I turned off the road onto a stony track that rose gradually to the crest of the hills – the Monks Way, an old highway from Abbeycwmhir to its sister abbey of Strata Florida away to the west. At the top I crossed a broad undulating upland of pastures where the sheep sprinted towards me in vain hopes of a hand-out.

Up in the spruce forest of Cefn-crin the air was hot, dark and heavy among the trees. The wind sighed among a million pine needles, and countless insects hummed their great discordant chorus. Coming out the other side of the trees I found myself on the crest of the hills with miles of rolling and tumbling green country ahead and behind.

Here I hooked up again with Glyndŵr’s Way and followed it back down to Abbeycwmhir, marvelling at the improvement in its waymarking and relishing the dip of the path among knee-high grasses and in among the trees again for a last cool mile into the village.

How hard is it? 7¼ miles; moderate; well waymarked paths

Start: Phillips Hall (village hall), Abbeycwmhir, Llandrindod Wells LD1 6PH (OS ref SO 054712)

Getting there: Abbeycwmhir is signed off A483 (Llandrindod Wells – Newtown) between Crossgates and Llandewi Ystradenni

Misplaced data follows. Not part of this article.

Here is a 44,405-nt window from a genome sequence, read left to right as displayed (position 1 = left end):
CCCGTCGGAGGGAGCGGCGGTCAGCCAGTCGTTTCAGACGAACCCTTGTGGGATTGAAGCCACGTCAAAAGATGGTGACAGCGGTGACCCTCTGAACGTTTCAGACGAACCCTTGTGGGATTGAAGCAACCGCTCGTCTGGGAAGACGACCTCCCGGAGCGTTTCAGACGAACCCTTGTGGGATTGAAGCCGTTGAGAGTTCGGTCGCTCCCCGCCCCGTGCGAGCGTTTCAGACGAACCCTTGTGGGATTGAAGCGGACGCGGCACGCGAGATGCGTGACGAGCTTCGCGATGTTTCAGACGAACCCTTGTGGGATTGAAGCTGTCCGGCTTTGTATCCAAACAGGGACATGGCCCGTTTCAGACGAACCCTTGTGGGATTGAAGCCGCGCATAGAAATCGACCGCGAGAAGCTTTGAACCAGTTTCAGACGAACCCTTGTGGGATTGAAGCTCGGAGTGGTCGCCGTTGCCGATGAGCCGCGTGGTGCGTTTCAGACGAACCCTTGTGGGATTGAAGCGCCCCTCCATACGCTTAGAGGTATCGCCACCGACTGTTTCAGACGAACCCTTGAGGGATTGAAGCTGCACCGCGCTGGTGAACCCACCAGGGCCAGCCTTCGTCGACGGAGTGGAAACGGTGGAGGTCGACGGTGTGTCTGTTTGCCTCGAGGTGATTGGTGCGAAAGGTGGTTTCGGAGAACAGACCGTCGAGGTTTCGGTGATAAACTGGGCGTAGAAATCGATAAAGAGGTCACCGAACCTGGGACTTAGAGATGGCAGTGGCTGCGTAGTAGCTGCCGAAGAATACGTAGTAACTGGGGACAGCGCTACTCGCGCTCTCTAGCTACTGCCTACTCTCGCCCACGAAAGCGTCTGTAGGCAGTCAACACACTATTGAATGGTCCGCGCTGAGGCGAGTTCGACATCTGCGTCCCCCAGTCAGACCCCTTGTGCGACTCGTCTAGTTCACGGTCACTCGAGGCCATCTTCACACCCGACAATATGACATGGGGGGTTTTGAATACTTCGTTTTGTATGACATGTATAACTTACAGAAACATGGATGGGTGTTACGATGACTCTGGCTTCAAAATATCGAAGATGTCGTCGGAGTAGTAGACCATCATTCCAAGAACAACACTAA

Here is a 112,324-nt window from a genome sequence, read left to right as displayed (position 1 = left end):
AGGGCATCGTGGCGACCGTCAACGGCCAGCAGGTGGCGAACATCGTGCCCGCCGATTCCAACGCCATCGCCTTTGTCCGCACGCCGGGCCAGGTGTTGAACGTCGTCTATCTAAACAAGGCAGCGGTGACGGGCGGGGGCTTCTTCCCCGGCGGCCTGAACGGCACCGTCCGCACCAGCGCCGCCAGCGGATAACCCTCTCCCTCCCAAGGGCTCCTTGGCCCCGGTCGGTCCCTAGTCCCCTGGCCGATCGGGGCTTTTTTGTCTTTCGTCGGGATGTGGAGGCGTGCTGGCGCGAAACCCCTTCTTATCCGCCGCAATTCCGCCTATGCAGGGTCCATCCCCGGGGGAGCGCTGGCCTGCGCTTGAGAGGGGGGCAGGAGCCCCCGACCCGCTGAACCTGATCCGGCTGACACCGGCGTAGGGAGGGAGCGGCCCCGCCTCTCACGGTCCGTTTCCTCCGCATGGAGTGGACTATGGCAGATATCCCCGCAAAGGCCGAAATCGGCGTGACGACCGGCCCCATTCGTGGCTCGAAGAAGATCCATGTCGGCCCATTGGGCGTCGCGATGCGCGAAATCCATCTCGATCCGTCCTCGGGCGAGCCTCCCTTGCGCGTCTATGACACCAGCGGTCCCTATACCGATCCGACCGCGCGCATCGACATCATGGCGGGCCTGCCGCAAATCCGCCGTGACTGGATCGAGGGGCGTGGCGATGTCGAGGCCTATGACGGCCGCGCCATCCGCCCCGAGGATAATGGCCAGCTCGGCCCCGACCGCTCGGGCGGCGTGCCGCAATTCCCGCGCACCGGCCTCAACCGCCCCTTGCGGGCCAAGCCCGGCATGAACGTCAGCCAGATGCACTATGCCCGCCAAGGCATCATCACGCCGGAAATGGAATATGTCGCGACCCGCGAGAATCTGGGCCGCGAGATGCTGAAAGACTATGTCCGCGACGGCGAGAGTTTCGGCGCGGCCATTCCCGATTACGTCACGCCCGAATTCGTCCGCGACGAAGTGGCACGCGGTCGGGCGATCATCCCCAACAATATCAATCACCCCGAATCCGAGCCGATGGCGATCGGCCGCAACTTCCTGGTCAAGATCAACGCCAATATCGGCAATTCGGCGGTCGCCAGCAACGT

Walk (OS Explorer 214; downloadable map/instructions at From Phillips Hall, right along road. Left at fork (049708, orange arrow/OA, ‘Rhayader’). In ⅔ mile opposite red brick Cwmhir Cottages, fork right (039705, kissing gate/KG, fingerpost); follow track. By blue container keep ahead through gate (OA, yellow arrow/YA). At Upper Cwmhir house, track bears left, then through right-hand gate of two (031713, OA). In ½ mile at top of Monks Way lane, through gate (025716, OA), along fence; left-hand gate of two (OA); ahead over hill; stile into woodland (022717, OA). Path to forest road; dogleg right/left across (OA); path to road junction (018719). Fork right uphill for ½ mile (tarmac becoming gravel) into Cefn-crin forest (017728). At far edge of trees, on hairpin right bend, ahead (021734, gate, OA) on hillside track. 100m beyond next gate, right (025740, yellow topped post, ‘Glyndŵr’s Way’/GW) between tree clump (left) and fence (right). Follow well-marked GW for 3 miles back to Abbeycwmhir.